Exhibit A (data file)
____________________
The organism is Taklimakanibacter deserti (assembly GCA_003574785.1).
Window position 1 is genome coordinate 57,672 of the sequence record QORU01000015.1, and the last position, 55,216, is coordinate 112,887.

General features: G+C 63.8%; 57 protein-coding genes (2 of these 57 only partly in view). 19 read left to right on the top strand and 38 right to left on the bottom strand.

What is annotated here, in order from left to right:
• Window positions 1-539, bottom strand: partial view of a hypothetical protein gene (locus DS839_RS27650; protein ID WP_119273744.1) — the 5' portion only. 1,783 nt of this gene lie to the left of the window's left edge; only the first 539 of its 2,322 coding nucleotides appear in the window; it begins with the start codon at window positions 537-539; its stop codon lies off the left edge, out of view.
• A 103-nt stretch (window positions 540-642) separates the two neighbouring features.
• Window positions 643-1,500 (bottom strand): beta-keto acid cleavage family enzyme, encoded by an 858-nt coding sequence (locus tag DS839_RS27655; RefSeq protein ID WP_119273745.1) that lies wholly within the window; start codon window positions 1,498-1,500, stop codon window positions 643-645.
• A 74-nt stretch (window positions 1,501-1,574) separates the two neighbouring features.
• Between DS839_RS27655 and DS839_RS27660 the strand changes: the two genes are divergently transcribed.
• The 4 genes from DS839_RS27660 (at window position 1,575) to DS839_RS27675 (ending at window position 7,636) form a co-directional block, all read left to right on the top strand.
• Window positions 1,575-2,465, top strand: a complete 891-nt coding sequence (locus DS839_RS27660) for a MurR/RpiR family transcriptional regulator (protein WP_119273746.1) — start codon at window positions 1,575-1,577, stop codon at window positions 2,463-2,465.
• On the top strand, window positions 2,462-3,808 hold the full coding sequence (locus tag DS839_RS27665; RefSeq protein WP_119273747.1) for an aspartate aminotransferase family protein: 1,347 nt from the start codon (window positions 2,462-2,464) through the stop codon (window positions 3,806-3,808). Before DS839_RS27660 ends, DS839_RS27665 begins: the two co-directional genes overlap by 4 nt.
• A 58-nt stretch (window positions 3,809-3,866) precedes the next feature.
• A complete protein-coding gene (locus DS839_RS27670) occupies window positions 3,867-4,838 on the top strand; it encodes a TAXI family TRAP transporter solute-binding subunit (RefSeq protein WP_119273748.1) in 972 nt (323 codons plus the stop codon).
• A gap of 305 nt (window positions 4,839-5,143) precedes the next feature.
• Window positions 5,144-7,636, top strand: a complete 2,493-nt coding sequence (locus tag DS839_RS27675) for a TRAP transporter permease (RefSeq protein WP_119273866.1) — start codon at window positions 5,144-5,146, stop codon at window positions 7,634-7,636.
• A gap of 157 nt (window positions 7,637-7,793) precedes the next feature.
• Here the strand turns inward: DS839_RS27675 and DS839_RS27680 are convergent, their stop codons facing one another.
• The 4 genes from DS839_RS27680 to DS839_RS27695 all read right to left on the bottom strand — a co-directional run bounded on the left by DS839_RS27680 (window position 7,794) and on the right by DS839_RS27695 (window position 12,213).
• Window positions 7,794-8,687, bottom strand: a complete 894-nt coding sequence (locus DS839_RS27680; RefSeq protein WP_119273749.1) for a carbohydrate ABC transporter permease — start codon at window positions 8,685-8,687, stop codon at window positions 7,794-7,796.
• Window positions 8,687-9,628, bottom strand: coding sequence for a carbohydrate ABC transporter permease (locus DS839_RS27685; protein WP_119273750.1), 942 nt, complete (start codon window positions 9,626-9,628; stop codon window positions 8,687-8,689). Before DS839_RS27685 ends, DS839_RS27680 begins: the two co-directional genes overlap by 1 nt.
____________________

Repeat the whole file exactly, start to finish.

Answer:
The organism is Taklimakanibacter deserti (assembly GCA_003574785.1).
Window position 1 is genome coordinate 57,672 of the sequence record QORU01000015.1, and the last position, 55,216, is coordinate 112,887.

General features: G+C 63.8%; 57 protein-coding genes (2 of these 57 only partly in view). 19 read left to right on the top strand and 38 right to left on the bottom strand.

What is annotated here, in order from left to right:
• Window positions 1-539, bottom strand: partial view of a hypothetical protein gene (locus DS839_RS27650; protein ID WP_119273744.1) — the 5' portion only. 1,783 nt of this gene lie to the left of the window's left edge; only the first 539 of its 2,322 coding nucleotides appear in the window; it begins with the start codon at window positions 537-539; its stop codon lies off the left edge, out of view.
• A 103-nt stretch (window positions 540-642) separates the two neighbouring features.
• Window positions 643-1,500 (bottom strand): beta-keto acid cleavage family enzyme, encoded by an 858-nt coding sequence (locus tag DS839_RS27655; RefSeq protein ID WP_119273745.1) that lies wholly within the window; start codon window positions 1,498-1,500, stop codon window positions 643-645.
• A 74-nt stretch (window positions 1,501-1,574) separates the two neighbouring features.
• Between DS839_RS27655 and DS839_RS27660 the strand changes: the two genes are divergently transcribed.
• The 4 genes from DS839_RS27660 (at window position 1,575) to DS839_RS27675 (ending at window position 7,636) form a co-directional block, all read left to right on the top strand.
• Window positions 1,575-2,465, top strand: a complete 891-nt coding sequence (locus DS839_RS27660) for a MurR/RpiR family transcriptional regulator (protein WP_119273746.1) — start codon at window positions 1,575-1,577, stop codon at window positions 2,463-2,465.
• On the top strand, window positions 2,462-3,808 hold the full coding sequence (locus tag DS839_RS27665; RefSeq protein WP_119273747.1) for an aspartate aminotransferase family protein: 1,347 nt from the start codon (window positions 2,462-2,464) through the stop codon (window positions 3,806-3,808). Before DS839_RS27660 ends, DS839_RS27665 begins: the two co-directional genes overlap by 4 nt.
• A 58-nt stretch (window positions 3,809-3,866) precedes the next feature.
• A complete protein-coding gene (locus DS839_RS27670) occupies window positions 3,867-4,838 on the top strand; it encodes a TAXI family TRAP transporter solute-binding subunit (RefSeq protein WP_119273748.1) in 972 nt (323 codons plus the stop codon).
• A gap of 305 nt (window positions 4,839-5,143) precedes the next feature.
• Window positions 5,144-7,636, top strand: a complete 2,493-nt coding sequence (locus tag DS839_RS27675) for a TRAP transporter permease (RefSeq protein WP_119273866.1) — start codon at window positions 5,144-5,146, stop codon at window positions 7,634-7,636.
• A gap of 157 nt (window positions 7,637-7,793) precedes the next feature.
• Here the strand turns inward: DS839_RS27675 and DS839_RS27680 are convergent, their stop codons facing one another.
• The 4 genes from DS839_RS27680 to DS839_RS27695 all read right to left on the bottom strand — a co-directional run bounded on the left by DS839_RS27680 (window position 7,794) and on the right by DS839_RS27695 (window position 12,213).
• Window positions 7,794-8,687, bottom strand: a complete 894-nt coding sequence (locus DS839_RS27680; RefSeq protein WP_119273749.1) for a carbohydrate ABC transporter permease — start codon at window positions 8,685-8,687, stop codon at window positions 7,794-7,796.
• Window positions 8,687-9,628, bottom strand: coding sequence for a carbohydrate ABC transporter permease (locus DS839_RS27685; protein WP_119273750.1), 942 nt, complete (start codon window positions 9,626-9,628; stop codon window positions 8,687-8,689). Before DS839_RS27685 ends, DS839_RS27680 begins: the two co-directional genes overlap by 1 nt.